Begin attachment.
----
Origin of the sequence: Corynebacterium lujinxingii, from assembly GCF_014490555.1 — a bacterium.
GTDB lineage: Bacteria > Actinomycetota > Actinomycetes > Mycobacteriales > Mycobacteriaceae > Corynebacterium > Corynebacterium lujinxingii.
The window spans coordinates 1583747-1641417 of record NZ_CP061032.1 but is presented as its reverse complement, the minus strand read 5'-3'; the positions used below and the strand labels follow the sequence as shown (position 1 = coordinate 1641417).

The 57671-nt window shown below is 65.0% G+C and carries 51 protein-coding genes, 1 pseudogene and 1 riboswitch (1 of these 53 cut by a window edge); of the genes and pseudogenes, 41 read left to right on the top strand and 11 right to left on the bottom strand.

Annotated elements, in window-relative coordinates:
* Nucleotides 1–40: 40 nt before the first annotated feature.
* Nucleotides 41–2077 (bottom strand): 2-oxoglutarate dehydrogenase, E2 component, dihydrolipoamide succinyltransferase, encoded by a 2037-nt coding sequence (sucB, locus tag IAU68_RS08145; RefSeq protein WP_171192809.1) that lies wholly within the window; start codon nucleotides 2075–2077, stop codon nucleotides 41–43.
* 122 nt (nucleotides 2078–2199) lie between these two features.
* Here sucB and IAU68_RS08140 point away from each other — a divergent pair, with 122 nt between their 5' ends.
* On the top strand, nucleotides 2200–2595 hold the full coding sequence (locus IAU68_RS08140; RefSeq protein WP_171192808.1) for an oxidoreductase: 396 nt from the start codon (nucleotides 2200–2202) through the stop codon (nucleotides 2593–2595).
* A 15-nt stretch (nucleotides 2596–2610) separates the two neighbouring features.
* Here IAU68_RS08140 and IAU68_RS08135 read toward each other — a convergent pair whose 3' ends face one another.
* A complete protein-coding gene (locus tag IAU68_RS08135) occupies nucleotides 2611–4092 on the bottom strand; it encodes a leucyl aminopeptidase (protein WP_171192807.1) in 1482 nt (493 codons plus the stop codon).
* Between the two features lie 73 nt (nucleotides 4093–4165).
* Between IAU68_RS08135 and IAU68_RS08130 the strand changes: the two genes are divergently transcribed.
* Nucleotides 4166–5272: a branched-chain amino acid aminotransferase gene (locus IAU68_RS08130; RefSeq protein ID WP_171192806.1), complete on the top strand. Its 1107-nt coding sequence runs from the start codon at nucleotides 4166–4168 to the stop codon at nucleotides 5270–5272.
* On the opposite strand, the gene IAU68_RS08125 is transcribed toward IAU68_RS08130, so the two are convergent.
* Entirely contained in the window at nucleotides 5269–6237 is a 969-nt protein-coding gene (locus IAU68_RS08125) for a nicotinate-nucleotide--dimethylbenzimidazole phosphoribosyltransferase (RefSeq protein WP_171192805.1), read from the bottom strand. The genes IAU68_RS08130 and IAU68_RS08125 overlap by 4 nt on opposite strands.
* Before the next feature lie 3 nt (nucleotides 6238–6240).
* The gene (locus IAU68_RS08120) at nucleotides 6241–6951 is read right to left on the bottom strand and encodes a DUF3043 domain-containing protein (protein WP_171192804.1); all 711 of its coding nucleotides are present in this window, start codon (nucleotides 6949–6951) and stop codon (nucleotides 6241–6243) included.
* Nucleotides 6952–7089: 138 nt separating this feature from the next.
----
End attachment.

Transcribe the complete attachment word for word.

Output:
Origin of the sequence: Corynebacterium lujinxingii, from assembly GCF_014490555.1 — a bacterium.
GTDB lineage: Bacteria > Actinomycetota > Actinomycetes > Mycobacteriales > Mycobacteriaceae > Corynebacterium > Corynebacterium lujinxingii.
The window spans coordinates 1583747-1641417 of record NZ_CP061032.1 but is presented as its reverse complement, the minus strand read 5'-3'; the positions used below and the strand labels follow the sequence as shown (position 1 = coordinate 1641417).

The 57671-nt window shown below is 65.0% G+C and carries 51 protein-coding genes, 1 pseudogene and 1 riboswitch (1 of these 53 cut by a window edge); of the genes and pseudogenes, 41 read left to right on the top strand and 11 right to left on the bottom strand.

Annotated elements, in window-relative coordinates:
* Nucleotides 1–40: 40 nt before the first annotated feature.
* Nucleotides 41–2077 (bottom strand): 2-oxoglutarate dehydrogenase, E2 component, dihydrolipoamide succinyltransferase, encoded by a 2037-nt coding sequence (sucB, locus tag IAU68_RS08145; RefSeq protein WP_171192809.1) that lies wholly within the window; start codon nucleotides 2075–2077, stop codon nucleotides 41–43.
* 122 nt (nucleotides 2078–2199) lie between these two features.
* Here sucB and IAU68_RS08140 point away from each other — a divergent pair, with 122 nt between their 5' ends.
* On the top strand, nucleotides 2200–2595 hold the full coding sequence (locus IAU68_RS08140; RefSeq protein WP_171192808.1) for an oxidoreductase: 396 nt from the start codon (nucleotides 2200–2202) through the stop codon (nucleotides 2593–2595).
* A 15-nt stretch (nucleotides 2596–2610) separates the two neighbouring features.
* Here IAU68_RS08140 and IAU68_RS08135 read toward each other — a convergent pair whose 3' ends face one another.
* A complete protein-coding gene (locus tag IAU68_RS08135) occupies nucleotides 2611–4092 on the bottom strand; it encodes a leucyl aminopeptidase (protein WP_171192807.1) in 1482 nt (493 codons plus the stop codon).
* Between the two features lie 73 nt (nucleotides 4093–4165).
* Between IAU68_RS08135 and IAU68_RS08130 the strand changes: the two genes are divergently transcribed.
* Nucleotides 4166–5272: a branched-chain amino acid aminotransferase gene (locus IAU68_RS08130; RefSeq protein ID WP_171192806.1), complete on the top strand. Its 1107-nt coding sequence runs from the start codon at nucleotides 4166–4168 to the stop codon at nucleotides 5270–5272.
* On the opposite strand, the gene IAU68_RS08125 is transcribed toward IAU68_RS08130, so the two are convergent.
* Entirely contained in the window at nucleotides 5269–6237 is a 969-nt protein-coding gene (locus IAU68_RS08125) for a nicotinate-nucleotide--dimethylbenzimidazole phosphoribosyltransferase (RefSeq protein WP_171192805.1), read from the bottom strand. The genes IAU68_RS08130 and IAU68_RS08125 overlap by 4 nt on opposite strands.
* Before the next feature lie 3 nt (nucleotides 6238–6240).
* The gene (locus IAU68_RS08120) at nucleotides 6241–6951 is read right to left on the bottom strand and encodes a DUF3043 domain-containing protein (protein WP_171192804.1); all 711 of its coding nucleotides are present in this window, start codon (nucleotides 6949–6951) and stop codon (nucleotides 6241–6243) included.
* Nucleotides 6952–7089: 138 nt separating this feature from the next.